Trojans: $300 for your data


A new Trojan has been created that infects the system and when demands the victim to pay $300 for a software that may restore those files. It has been identified by such security companies as PandaLabs and Kaspersky Lab. Compared to previous viruses of this sort this new ransomware definitely raises the stakes.

This new Trojan is not the first one that demands money for the victims, yet the sum is highest. There has been one that threatened the users that every 30 minutes infected file will be deleted, unless the user paid a ransom of $10.99. Another one infected the system and demanded the victims to purchase some products from an online drug store.

The Trojan after infecting computer sends a note in broken English that some files have been encrypted via RSA-4069 and they will be shared all over the world and when deleted unless a sum of money ($300 in this case) is forked over within a period of time. PandaLabs made a statement that these threats are not very real, because the files merely remain encrypted. Moreover, these Trojans has a limited shelf life of between July 10 to July 15, for some no particular reason. 

There’s still no information, whether the software, victims are to purchase works or not, or what happens if the user tries to contact the email address. Yet PandaLabs nor Kaspersky Lab says that you shouldn’t pay under any circumstances. Although Kaspersky Lab is working on decrypting the infected files, no antivirus solution exists at the moment, so paying the required sum may be the only way out.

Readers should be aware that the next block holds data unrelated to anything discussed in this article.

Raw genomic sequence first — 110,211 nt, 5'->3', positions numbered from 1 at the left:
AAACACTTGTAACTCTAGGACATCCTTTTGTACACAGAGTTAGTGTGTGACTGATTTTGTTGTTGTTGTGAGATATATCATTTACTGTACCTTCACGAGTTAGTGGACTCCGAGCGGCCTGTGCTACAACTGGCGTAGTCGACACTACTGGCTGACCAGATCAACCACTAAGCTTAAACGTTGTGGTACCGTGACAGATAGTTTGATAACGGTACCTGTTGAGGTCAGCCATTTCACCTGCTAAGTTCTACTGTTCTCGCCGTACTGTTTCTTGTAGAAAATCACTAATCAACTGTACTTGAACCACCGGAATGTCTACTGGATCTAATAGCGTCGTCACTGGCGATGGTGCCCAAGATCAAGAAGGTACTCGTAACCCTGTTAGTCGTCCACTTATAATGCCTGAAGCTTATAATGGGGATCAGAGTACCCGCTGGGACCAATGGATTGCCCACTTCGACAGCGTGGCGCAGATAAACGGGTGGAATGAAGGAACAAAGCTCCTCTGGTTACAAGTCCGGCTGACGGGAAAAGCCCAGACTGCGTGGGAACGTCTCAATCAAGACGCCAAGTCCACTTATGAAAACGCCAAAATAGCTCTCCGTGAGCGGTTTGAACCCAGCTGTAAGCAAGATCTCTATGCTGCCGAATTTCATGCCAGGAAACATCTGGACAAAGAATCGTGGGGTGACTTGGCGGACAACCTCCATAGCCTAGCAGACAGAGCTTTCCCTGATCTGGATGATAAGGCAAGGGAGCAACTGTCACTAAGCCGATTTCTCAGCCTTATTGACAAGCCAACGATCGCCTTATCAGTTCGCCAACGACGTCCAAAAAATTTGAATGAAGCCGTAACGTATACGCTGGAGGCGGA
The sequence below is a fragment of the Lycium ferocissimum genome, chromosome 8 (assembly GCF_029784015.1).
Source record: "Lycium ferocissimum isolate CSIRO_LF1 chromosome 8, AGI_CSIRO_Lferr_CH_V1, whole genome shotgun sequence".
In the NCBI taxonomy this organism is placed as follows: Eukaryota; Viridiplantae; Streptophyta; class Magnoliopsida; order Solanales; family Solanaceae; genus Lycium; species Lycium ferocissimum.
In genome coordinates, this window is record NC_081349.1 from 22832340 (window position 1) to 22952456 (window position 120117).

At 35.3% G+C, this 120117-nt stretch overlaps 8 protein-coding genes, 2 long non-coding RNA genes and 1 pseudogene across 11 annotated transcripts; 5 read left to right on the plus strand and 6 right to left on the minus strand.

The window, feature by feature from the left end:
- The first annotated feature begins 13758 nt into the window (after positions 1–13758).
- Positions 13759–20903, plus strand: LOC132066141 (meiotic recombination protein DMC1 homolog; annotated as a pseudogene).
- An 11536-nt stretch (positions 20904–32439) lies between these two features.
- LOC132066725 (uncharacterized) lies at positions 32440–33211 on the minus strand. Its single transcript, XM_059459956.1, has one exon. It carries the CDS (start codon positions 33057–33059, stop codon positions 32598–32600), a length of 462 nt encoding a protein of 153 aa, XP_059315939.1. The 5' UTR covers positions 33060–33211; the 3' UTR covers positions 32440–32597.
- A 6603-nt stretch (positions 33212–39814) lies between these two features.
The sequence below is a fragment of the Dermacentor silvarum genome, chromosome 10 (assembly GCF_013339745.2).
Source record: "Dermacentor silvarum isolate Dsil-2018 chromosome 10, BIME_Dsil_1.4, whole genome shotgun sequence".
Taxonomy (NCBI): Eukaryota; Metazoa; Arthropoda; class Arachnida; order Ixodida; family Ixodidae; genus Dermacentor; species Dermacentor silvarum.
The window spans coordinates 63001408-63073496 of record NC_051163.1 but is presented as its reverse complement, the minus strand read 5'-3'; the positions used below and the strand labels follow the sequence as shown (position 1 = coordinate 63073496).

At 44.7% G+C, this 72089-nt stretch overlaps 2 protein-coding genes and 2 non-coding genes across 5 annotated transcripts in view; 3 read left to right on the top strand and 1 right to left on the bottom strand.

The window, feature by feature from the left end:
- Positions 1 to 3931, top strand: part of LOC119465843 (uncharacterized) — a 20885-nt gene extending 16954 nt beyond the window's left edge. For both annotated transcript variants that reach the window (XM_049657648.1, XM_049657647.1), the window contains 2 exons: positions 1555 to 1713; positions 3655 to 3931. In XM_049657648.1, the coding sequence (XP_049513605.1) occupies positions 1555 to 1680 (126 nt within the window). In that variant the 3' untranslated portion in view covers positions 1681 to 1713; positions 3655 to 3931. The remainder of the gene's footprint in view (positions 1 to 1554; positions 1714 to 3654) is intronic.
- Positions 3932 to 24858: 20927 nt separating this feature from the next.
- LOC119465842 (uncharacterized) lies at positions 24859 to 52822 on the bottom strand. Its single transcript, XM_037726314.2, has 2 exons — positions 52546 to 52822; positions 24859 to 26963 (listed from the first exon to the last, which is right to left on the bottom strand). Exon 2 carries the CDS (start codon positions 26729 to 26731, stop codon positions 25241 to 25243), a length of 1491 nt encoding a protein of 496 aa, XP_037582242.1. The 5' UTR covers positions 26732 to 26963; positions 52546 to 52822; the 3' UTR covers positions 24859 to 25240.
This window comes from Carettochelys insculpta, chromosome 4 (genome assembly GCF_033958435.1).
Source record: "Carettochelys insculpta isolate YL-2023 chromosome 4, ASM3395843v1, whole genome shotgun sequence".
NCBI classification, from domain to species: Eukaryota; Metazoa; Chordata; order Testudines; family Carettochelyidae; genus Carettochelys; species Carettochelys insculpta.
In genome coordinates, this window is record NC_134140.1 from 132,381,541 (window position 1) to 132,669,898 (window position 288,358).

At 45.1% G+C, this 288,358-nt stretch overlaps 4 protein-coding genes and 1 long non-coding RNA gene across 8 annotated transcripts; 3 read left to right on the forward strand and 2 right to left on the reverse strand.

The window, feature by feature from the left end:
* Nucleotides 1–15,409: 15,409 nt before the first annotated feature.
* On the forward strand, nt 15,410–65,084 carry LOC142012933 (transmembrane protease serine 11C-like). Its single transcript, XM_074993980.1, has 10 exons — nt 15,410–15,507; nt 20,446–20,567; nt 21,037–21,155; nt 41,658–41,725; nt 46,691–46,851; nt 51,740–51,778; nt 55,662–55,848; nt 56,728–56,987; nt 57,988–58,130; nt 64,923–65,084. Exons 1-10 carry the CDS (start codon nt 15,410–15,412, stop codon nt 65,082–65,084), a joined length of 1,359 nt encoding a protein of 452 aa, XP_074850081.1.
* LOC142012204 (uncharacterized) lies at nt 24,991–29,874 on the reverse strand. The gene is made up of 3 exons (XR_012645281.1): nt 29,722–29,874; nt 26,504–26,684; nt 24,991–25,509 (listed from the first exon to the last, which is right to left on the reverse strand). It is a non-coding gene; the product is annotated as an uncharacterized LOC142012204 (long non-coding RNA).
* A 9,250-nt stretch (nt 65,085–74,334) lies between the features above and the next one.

The virus spreads through the network instead of via file attachments, so the Trojans are allowed to act as socket servers while the ports are open.

The best solution to keep your system safe is definitely to have a good prevention system. If you do not have the latest software you’re system is in danger and some files including sensitive information may be stolen irretrievable, without even knowing it.    


About the author

I am an attentive virus researcher. My interests include discussions about deceptive online content and rogue software applications. All of our goal is to minimize the risks that many people encounter during browsing and help them figure out the main hints that might indicate that a program or a website is of a fraudulent nature.


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